Craig Isherwood‚ National Secretary
Citizens Electoral Council of Australia- Media Release Friday, 29 March 2019

Senate Estimates Finance & Public Administration Legislation Committee Hearings – Jim Molan

Watch Sen. Jim Molan’s questions on superannuation matters to Commonwealth Superannuation Corporation‘s CEO, Peter Carrigy-Ryan here.

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Aged care inquiry to hear war widows overcharged for nursing home fees

Royal commission into aged care quality and safety. War Widows Guild says compensation payment pension should not be treated as assessable income.

War widows could be spending tens of thousands of dollars more in nursing home fees compared with veterans because of bureaucratic red tape that treats their pensions differently in income tests.

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 The War Widows Guild national president, Meg Green, intends to   raise the discrepancy in a submission to the royal commission into   the aged-care sector.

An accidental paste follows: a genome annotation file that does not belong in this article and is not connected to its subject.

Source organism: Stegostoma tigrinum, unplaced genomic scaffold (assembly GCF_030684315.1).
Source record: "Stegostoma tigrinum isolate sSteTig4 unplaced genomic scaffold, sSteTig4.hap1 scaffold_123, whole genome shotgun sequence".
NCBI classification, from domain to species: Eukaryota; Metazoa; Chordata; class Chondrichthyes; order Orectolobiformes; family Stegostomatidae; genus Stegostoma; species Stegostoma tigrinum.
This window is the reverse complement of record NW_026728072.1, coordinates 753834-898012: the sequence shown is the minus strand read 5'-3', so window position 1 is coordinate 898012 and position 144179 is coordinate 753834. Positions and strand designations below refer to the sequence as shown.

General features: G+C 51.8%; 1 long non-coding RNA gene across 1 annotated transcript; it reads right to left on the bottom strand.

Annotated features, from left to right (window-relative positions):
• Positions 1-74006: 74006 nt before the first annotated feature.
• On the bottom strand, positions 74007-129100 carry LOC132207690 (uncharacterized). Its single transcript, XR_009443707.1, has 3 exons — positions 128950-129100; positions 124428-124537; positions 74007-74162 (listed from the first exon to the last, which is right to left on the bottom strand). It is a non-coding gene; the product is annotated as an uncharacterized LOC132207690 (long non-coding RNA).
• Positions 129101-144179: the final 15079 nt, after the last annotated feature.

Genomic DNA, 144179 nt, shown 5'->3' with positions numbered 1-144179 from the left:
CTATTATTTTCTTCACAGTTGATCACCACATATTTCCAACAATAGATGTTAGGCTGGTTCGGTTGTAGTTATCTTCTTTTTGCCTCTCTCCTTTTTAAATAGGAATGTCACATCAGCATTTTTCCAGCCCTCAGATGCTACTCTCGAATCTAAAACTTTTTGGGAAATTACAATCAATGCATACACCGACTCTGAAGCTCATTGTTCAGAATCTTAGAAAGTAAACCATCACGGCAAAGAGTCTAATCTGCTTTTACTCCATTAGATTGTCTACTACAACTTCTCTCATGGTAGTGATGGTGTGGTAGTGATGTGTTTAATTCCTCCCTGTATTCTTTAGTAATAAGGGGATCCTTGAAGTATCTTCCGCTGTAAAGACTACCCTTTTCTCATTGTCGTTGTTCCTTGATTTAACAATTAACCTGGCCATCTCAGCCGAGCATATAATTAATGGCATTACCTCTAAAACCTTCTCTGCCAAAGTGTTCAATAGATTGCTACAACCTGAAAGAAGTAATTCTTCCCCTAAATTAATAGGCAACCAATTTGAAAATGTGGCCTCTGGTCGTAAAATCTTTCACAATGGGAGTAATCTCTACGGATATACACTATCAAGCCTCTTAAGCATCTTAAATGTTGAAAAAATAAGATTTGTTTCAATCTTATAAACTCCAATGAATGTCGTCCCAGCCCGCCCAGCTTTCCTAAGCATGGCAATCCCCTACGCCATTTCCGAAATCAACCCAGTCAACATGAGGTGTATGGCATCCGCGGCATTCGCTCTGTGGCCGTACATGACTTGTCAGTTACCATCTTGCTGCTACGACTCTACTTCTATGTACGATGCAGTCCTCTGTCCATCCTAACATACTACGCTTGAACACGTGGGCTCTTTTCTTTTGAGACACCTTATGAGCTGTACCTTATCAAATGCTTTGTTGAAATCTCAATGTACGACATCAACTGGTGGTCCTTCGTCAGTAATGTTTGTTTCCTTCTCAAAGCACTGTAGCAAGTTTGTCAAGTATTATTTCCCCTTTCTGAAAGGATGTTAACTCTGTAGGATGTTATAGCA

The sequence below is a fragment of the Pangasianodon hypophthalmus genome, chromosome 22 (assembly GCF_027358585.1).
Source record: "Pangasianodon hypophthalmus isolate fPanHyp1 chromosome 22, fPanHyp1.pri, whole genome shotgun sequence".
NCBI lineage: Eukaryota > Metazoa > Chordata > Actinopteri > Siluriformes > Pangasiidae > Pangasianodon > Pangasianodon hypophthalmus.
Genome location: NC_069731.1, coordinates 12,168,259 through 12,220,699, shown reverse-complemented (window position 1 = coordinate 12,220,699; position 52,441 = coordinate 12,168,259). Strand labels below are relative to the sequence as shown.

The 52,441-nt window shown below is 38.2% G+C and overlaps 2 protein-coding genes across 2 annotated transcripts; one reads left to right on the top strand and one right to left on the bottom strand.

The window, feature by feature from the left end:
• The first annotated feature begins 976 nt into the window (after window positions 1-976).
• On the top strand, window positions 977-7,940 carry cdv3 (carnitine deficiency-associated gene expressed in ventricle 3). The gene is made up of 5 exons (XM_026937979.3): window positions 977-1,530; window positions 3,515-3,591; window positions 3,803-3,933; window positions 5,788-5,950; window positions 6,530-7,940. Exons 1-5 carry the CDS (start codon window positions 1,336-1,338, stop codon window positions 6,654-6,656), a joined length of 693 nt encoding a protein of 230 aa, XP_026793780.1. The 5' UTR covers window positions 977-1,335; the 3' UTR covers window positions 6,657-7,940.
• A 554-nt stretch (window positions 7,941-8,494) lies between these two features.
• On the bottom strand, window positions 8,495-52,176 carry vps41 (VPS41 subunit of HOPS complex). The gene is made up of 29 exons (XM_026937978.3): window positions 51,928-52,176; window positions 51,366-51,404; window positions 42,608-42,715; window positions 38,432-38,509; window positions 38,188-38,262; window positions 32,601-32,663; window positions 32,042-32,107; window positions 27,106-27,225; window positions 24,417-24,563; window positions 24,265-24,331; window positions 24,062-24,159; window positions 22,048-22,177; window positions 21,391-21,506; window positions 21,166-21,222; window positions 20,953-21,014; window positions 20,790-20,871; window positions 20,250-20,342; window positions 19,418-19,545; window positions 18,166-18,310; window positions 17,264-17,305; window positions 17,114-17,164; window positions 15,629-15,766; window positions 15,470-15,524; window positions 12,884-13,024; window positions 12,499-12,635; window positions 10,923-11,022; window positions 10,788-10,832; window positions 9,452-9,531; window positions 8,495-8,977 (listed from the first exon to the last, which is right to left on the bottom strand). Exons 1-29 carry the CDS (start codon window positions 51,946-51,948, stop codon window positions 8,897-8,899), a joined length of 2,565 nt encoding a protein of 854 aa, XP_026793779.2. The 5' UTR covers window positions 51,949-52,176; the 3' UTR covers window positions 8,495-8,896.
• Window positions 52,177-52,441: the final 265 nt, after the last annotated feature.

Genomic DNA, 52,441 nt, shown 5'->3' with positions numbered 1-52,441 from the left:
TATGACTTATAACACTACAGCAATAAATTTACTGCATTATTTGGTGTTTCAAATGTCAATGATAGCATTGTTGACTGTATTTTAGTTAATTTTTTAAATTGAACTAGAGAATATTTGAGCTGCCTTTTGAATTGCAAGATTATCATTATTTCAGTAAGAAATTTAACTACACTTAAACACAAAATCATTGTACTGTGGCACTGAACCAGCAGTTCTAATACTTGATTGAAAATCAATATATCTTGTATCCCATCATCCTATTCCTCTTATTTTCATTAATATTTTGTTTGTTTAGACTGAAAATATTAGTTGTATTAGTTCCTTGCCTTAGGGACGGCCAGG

Scott Morrison established the commission last year in response to   cases of neglect, abuse and negligence in nursing homes across   the country.

Green said a war widow’s compensation payment pension was treated as assessable income for the purposes of accessing aged care or home care services. But a veteran’s totally and permanently incapacitated pension was exempt.

“This means a war widow, on less income but the same assets as a veteran, may need to pay in excess of $500 more per fortnight in an aged-care facility,” Green said.

That means an extra $13,000 a year, or $65,000 if a war widow is in a nursing home for five years.

Green’s own mother, Paullette Gardiner, 95, is a war widow in a nursing home on the New South Wales central coast and pays $1,500 a fortnight in means-tested daily care fees.

Her late husband, Ronald, served in the air force in the Middle East in the second world war. Gardiner also served in the air force as a morse code telegraphist based in Australia.

“Had her war widows compensation payment not been calculated, she would have been paying less,” Green said.

She said it did not appear equitable or logical that the veteran’s compensation for his injury or loss was exempt and the widow’s compensation for her loss was not.